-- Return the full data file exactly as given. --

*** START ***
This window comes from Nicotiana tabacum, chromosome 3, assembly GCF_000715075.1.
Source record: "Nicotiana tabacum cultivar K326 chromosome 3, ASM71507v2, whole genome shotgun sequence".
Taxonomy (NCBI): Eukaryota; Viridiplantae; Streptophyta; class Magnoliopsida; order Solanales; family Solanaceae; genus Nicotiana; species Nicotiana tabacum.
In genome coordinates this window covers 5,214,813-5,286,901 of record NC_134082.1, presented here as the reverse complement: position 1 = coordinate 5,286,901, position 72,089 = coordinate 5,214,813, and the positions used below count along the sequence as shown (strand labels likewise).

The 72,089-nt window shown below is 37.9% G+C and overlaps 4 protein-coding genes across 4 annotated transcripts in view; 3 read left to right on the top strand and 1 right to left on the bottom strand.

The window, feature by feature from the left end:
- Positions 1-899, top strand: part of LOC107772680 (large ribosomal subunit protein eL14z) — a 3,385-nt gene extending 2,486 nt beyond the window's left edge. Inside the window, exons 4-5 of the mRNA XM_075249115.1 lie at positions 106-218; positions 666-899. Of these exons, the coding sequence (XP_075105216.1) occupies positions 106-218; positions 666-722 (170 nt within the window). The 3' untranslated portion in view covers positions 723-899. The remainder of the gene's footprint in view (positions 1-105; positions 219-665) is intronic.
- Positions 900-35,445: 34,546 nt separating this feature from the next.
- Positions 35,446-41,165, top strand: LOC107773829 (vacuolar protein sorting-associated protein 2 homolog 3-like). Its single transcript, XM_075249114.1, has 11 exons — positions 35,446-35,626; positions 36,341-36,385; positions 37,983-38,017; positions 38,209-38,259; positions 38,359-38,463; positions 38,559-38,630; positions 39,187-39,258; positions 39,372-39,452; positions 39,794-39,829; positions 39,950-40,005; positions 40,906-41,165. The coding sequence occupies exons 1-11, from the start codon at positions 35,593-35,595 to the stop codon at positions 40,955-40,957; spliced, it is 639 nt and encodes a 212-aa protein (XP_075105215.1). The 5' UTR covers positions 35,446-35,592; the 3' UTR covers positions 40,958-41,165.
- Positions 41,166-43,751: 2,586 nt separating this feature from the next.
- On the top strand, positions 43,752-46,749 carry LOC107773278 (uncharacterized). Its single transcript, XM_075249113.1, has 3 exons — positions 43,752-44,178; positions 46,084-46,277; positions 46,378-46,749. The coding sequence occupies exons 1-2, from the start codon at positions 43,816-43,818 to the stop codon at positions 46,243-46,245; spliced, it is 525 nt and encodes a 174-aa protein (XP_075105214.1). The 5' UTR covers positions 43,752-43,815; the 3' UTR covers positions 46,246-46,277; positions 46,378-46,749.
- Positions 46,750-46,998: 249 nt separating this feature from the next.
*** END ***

This window comes from Nicotiana tabacum, chromosome 3, assembly GCF_000715075.1.
Source record: "Nicotiana tabacum cultivar K326 chromosome 3, ASM71507v2, whole genome shotgun sequence".
Taxonomy (NCBI): Eukaryota; Viridiplantae; Streptophyta; class Magnoliopsida; order Solanales; family Solanaceae; genus Nicotiana; species Nicotiana tabacum.
In genome coordinates this window covers 5,214,813-5,286,901 of record NC_134082.1, presented here as the reverse complement: position 1 = coordinate 5,286,901, position 72,089 = coordinate 5,214,813, and the positions used below count along the sequence as shown (strand labels likewise).

The 72,089-nt window shown below is 37.9% G+C and overlaps 4 protein-coding genes across 4 annotated transcripts in view; 3 read left to right on the top strand and 1 right to left on the bottom strand.

The window, feature by feature from the left end:
- Positions 1-899, top strand: part of LOC107772680 (large ribosomal subunit protein eL14z) — a 3,385-nt gene extending 2,486 nt beyond the window's left edge. Inside the window, exons 4-5 of the mRNA XM_075249115.1 lie at positions 106-218; positions 666-899. Of these exons, the coding sequence (XP_075105216.1) occupies positions 106-218; positions 666-722 (170 nt within the window). The 3' untranslated portion in view covers positions 723-899. The remainder of the gene's footprint in view (positions 1-105; positions 219-665) is intronic.
- Positions 900-35,445: 34,546 nt separating this feature from the next.
- Positions 35,446-41,165, top strand: LOC107773829 (vacuolar protein sorting-associated protein 2 homolog 3-like). Its single transcript, XM_075249114.1, has 11 exons — positions 35,446-35,626; positions 36,341-36,385; positions 37,983-38,017; positions 38,209-38,259; positions 38,359-38,463; positions 38,559-38,630; positions 39,187-39,258; positions 39,372-39,452; positions 39,794-39,829; positions 39,950-40,005; positions 40,906-41,165. The coding sequence occupies exons 1-11, from the start codon at positions 35,593-35,595 to the stop codon at positions 40,955-40,957; spliced, it is 639 nt and encodes a 212-aa protein (XP_075105215.1). The 5' UTR covers positions 35,446-35,592; the 3' UTR covers positions 40,958-41,165.
- Positions 41,166-43,751: 2,586 nt separating this feature from the next.
- On the top strand, positions 43,752-46,749 carry LOC107773278 (uncharacterized). Its single transcript, XM_075249113.1, has 3 exons — positions 43,752-44,178; positions 46,084-46,277; positions 46,378-46,749. The coding sequence occupies exons 1-2, from the start codon at positions 43,816-43,818 to the stop codon at positions 46,243-46,245; spliced, it is 525 nt and encodes a 174-aa protein (XP_075105214.1). The 5' UTR covers positions 43,752-43,815; the 3' UTR covers positions 46,246-46,277; positions 46,378-46,749.
- Positions 46,750-46,998: 249 nt separating this feature from the next.